Chancery Declines to Award Damages Equivalent to Contractual Dissociation Remedy Under Partnership Agreement
In re Cellular Telephone Partnership Litigation, Coordinated C.A. No. 6885-VCL (Del. Ch. Sept. 28, 2021)
Plaintiffs held a minority interest in a partnership owned and controlled by AT&T. In 2010, AT&T implemented a transaction causing the partnership to transfer its assets to an affiliate, freezing out the plaintiffs. In connection with the freeze out, plaintiffs received $4.1 million—their pro rata share of the $219 million that AT&T paid to the partnership. Plaintiffs later brought an action in the Court of Chancery alleging that by implementing the transaction, AT&T breached the partnership agreement on a number of different bases.
Following a five-day trial, the Court of Chancery rejected all but one of the plaintiffs’ claims, finding that plaintiffs had successfully established that AT&T breached the “title” provision in the partnership agreement. That provision required certain partnership assets to be held in the name and for the benefit of the partnership, but, instead, AT&T held the assets for its own benefit. In connection with this breach, plaintiffs sought the monetary equivalent of the “contractual dissociation” damages provided for in the partnership agreement. Pursuant to the agreement’s terms, a partner committing a material breach could be dissociated from the partnership and, if the executive committee determined that the non-exclusive remedy was appropriate, the dissociated partner would receive the value of its capital account and the non-breaching partners would receive a pro rata allocation of the breaching partner’s interest.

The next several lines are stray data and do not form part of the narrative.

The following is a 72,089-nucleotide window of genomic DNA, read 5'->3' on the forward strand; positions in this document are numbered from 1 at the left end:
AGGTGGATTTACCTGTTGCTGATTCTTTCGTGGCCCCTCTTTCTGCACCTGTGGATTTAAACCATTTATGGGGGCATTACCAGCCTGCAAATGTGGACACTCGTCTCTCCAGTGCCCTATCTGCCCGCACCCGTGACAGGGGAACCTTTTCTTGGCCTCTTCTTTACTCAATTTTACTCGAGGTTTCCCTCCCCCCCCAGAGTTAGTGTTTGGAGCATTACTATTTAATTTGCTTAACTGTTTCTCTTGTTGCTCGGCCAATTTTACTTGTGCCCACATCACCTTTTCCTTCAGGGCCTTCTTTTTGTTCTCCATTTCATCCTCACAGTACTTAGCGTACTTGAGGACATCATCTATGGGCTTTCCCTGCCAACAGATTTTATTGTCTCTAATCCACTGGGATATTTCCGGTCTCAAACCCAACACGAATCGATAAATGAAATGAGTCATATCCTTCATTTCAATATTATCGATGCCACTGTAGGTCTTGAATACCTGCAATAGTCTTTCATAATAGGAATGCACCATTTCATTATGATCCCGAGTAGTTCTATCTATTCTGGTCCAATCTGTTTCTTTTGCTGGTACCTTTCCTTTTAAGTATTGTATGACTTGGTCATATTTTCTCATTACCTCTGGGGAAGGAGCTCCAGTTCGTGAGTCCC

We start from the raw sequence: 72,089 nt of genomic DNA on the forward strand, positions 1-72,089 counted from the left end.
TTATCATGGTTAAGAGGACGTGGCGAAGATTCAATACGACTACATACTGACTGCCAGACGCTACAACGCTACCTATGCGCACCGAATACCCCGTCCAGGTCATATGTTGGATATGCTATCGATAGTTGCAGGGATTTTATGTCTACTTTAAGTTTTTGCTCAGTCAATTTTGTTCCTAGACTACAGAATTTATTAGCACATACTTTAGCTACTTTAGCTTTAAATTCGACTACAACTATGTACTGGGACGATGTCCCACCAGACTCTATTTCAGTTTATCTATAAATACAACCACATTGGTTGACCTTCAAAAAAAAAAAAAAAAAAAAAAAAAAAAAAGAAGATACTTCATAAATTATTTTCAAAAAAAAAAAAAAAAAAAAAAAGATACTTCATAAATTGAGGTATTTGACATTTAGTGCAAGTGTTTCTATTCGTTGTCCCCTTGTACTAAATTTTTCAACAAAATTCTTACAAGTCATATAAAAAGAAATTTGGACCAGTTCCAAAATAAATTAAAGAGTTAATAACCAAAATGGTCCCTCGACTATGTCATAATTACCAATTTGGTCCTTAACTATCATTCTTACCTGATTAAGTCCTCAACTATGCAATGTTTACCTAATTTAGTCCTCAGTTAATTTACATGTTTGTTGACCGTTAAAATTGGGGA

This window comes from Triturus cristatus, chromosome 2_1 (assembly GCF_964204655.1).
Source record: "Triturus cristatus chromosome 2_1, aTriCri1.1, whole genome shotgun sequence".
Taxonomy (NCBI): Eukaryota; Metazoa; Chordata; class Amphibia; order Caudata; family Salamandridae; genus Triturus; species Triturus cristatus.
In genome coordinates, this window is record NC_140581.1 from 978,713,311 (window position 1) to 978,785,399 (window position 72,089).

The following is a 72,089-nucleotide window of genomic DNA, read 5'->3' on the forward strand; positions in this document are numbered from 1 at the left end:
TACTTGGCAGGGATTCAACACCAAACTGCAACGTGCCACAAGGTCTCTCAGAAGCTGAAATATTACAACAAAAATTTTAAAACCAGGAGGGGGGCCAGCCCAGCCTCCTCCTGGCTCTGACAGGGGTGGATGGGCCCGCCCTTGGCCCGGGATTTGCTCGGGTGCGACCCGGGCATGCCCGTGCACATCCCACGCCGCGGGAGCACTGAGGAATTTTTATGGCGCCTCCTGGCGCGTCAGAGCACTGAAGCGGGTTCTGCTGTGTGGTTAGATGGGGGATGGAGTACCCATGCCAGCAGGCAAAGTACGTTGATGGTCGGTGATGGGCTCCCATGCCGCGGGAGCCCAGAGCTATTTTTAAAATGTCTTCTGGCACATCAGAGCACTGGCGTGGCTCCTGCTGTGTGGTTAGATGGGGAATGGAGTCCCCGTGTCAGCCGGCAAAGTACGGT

The court declined to award plaintiffs dissociation damages in the circumstances, finding that such an award would be “unconscionably disproportionate” to the harm caused by the breach. Instead, the court awarded plaintiffs compensatory damages of approximately $40,000 plus pre- and post-judgment interest, which constituted the proportionate share of net income AT&T should have allocated to plaintiffs had it not breached the title provision. Rejecting plaintiffs’ argument that Delaware’s contractarian approach to general partnerships supported an award of dissociation damages, the court observed that, pursuant to the partnership agreement, the dissociation remedy was not exclusive, could be waived in the sole discretion of an executive committee, and there was a material default component of the remedy. In denying the dissociation award, the court explained that the plaintiffs only prevailed in proving that AT&T breached a provision resulting in “negligible” damages and awarding dissociation damages “would be too untethered from the nature of the proven breach.”Share